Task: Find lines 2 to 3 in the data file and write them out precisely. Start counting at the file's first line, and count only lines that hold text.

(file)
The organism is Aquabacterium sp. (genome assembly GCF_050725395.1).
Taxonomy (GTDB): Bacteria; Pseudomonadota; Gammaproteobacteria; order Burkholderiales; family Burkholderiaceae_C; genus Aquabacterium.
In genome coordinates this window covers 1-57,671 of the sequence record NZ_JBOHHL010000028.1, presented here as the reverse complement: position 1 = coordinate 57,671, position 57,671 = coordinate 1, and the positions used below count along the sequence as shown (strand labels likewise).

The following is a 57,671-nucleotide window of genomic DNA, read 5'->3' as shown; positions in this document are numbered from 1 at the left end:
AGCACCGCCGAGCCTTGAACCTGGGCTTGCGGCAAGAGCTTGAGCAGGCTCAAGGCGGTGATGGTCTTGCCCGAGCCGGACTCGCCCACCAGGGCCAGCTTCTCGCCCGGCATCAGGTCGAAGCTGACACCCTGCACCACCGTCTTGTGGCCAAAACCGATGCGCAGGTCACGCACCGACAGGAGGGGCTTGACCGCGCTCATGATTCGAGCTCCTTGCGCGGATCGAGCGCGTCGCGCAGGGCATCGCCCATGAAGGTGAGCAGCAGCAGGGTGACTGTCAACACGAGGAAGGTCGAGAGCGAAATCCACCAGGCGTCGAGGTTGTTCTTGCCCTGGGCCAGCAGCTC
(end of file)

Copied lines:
Taxonomy (GTDB): Bacteria; Pseudomonadota; Gammaproteobacteria; order Burkholderiales; family Burkholderiaceae_C; genus Aquabacterium.
In genome coordinates this window covers 1-57,671 of the sequence record NZ_JBOHHL010000028.1, presented here as the reverse complement: position 1 = coordinate 57,671, position 57,671 = coordinate 1, and the positions used below count along the sequence as shown (strand labels likewise).